ETFs killing futures

Discussion in 'Trading' started by local_crusher, Apr 16, 2009.

  1. Aok


    Taxes are a large futures advantage.

    Until Obama decides otherwise.

    Fortunately Cbot/Cme are in Chicago so they probably already got their hooks in him.

    But then again so were dividends for awhile. But the subject is trading, not investing.
    #21     Apr 17, 2009
  2. hughb


    I think ETFs killed OEX options too. I used to trade the OEX back in 98 and quit in 99. I never gave OEX options another thought until one day a few months back when I checked the volume on them out of curiosity. They have a fraction of the volume they had back then and the spreads are MUCH wider. I remember the near term options all had spreads of a steeny even pretty far out of the money. Even a lot of the next month options had a steeny spread. Not anymore, now they look like some illiquid equity option.

    I kind of miss the OEX. Arrogant assholes would always deride OEX traders as pikers. I actually made a nice little chunk of change with them.
    #22     Apr 17, 2009
  3. moarla


    why SPY should be easyer to trade then ES?
    they move exactly the same. EXACTLY!
    (overnight is missing on SPY)

    If there would be any small difference, computers all over the world would close the diff in miliseconds.

    on rollover there is a change in absolute price , but the moves will be the same.

    You can trade both instruments together looking only at the ES chart, and at the end of day, you will have better executions at ES, thats the difference.

    Same with EUR future and EUR/USD FOREX. same moves :)
    #23     Apr 17, 2009
  4. bighog

    bighog Guest

    You pussys should quit worrying about the fees and learn how to trade then maybe you will quit bitching about the cost of doing business. Relative to the cost of doing business in futures and the opportunity of profits, if you compared that to the costs and overhead for 3 kids on your block to set up a Lemonade stand compared to profit potential, futures win.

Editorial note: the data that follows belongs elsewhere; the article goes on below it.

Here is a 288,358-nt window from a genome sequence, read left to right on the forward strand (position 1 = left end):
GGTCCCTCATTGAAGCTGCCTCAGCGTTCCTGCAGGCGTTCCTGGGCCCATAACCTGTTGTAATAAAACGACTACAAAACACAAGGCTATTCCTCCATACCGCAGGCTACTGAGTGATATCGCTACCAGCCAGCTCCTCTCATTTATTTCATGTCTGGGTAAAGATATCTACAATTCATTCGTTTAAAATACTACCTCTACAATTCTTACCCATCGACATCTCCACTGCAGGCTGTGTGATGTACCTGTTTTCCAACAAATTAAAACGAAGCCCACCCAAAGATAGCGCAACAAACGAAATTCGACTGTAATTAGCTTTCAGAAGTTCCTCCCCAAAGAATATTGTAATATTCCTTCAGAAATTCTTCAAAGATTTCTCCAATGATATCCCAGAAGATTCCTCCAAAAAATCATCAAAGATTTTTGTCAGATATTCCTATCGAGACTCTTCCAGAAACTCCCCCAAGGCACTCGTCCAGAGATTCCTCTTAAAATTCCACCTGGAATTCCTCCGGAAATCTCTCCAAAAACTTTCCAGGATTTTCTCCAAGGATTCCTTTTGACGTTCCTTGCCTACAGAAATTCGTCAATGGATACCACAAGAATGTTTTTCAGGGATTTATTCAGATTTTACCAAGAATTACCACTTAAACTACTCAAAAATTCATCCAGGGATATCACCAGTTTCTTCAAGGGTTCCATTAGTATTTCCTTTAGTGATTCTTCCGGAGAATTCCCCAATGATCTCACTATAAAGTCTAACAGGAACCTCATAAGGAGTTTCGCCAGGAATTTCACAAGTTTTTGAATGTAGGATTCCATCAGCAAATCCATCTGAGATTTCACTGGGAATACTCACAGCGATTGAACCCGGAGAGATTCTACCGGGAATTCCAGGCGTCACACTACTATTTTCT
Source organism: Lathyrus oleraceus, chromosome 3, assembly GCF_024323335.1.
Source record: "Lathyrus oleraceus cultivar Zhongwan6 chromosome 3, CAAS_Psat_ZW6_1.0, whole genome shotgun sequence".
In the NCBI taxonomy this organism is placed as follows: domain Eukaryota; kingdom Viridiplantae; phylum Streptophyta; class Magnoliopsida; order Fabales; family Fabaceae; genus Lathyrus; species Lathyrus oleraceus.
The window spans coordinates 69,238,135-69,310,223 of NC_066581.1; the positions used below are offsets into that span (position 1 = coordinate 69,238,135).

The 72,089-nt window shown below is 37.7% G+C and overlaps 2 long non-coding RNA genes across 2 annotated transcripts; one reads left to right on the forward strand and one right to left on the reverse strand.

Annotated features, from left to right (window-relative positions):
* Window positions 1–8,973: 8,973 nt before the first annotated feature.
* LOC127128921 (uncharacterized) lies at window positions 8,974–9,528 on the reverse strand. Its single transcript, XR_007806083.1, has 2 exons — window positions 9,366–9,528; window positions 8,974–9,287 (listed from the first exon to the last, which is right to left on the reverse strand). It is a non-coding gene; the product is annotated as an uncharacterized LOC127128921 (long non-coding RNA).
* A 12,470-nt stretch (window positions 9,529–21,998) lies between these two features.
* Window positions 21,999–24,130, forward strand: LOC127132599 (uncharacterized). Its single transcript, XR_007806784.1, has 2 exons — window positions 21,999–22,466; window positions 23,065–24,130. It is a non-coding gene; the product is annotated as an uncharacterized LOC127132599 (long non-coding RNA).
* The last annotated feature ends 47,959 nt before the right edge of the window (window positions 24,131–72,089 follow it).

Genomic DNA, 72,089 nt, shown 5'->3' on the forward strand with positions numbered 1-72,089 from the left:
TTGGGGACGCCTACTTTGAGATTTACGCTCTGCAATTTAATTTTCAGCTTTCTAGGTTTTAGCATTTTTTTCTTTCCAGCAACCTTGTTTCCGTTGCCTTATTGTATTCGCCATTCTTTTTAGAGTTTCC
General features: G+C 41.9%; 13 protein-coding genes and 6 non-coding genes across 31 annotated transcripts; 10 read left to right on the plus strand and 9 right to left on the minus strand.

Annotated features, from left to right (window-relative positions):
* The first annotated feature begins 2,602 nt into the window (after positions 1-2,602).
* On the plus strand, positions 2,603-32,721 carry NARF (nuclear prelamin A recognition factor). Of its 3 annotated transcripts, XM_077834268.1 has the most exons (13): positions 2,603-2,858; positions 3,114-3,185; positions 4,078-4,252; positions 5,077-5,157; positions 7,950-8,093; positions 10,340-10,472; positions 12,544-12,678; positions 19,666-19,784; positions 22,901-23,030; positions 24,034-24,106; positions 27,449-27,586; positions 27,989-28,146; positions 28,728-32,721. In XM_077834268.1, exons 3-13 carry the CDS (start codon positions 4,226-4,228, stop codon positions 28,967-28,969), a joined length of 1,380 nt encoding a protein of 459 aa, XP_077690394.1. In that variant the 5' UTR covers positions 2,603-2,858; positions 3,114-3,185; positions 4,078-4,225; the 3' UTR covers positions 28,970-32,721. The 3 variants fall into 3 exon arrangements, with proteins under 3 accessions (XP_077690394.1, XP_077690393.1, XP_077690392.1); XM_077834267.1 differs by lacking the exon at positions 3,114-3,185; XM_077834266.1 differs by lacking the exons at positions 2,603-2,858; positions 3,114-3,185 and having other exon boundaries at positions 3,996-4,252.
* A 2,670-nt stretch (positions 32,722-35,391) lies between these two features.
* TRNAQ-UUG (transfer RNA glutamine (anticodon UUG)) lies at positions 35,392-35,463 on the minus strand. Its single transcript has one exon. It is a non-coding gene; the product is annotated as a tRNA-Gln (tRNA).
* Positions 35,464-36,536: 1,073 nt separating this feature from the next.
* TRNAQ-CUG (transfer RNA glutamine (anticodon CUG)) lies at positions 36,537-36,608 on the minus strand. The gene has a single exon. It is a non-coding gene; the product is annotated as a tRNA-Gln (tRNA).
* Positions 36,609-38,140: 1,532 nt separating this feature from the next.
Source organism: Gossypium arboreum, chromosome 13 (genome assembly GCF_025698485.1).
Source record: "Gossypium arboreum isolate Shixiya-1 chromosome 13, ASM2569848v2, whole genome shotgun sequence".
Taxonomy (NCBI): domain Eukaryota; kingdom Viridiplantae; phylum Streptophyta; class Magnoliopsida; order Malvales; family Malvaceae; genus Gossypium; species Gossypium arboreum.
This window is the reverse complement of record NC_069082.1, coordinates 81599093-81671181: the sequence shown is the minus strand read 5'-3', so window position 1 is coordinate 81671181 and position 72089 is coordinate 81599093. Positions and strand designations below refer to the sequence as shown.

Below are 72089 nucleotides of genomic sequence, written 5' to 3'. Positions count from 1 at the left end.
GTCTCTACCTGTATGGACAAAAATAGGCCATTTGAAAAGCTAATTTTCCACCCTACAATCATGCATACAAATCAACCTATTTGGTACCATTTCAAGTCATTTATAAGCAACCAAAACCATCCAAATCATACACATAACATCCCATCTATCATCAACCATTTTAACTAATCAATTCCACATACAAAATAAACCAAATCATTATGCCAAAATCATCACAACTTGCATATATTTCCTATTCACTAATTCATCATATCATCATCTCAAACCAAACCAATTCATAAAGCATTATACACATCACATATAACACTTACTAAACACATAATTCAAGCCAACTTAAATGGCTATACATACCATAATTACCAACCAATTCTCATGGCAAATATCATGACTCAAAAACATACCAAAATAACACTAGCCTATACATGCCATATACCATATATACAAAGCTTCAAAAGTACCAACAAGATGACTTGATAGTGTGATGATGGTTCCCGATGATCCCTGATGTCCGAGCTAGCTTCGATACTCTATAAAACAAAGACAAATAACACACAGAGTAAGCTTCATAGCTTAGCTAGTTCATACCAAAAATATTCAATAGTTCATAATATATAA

But then again the kids on the block will end up with MORE profits than MOST fatheads that come into the trading game thinking it is easier than running a lemonade stand or having a bake sale.


    PS: for yuou clowns that blow out your account and need to make a living:
    #24     Apr 17, 2009
  5. indexer


    There are a lot of after hours fake-out moves in futures that could trigger stops, unlike with ETFs.

    I think a lot of stock brokers are putting client money to work in ETFs. They normally would not be eligible to trade futures.

    The CME has been resting on its laurels and distracted by consolidating exchanges. They lost the Russell futures and have not regained their mojo.

    There is still room for a futures index that tracks high beta stocks and they could make the SP a better product by closing the pit arbitrage (which makes the index too choppy) and reducing fees.
    #25     Apr 17, 2009
  6. Quite a few ETFs are treated as 60/40; depending on what type of vehicle it is.
    #26     Apr 17, 2009
  7. You guys ignoring the tax treatment differences are really missing the boat.

    But if taxes are a non-issue in your trading, then ETFs make sense.

    #27     Apr 17, 2009
  8. nkhoi

    nkhoi Moderator

    #28     Apr 17, 2009
  9. Wrong calculation. In terms of $ traded, ES was worth about 5x higher than SPY. (1 ES ~= 500 SPY).
    SPY 108,630,000
    ES 1,033,281
    #29     Apr 17, 2009
  10. Covert


    Interesting- I'm assuming that the etf's that hold futures contracts qualify- any other resources for fleshing this out?
    #30     Apr 17, 2009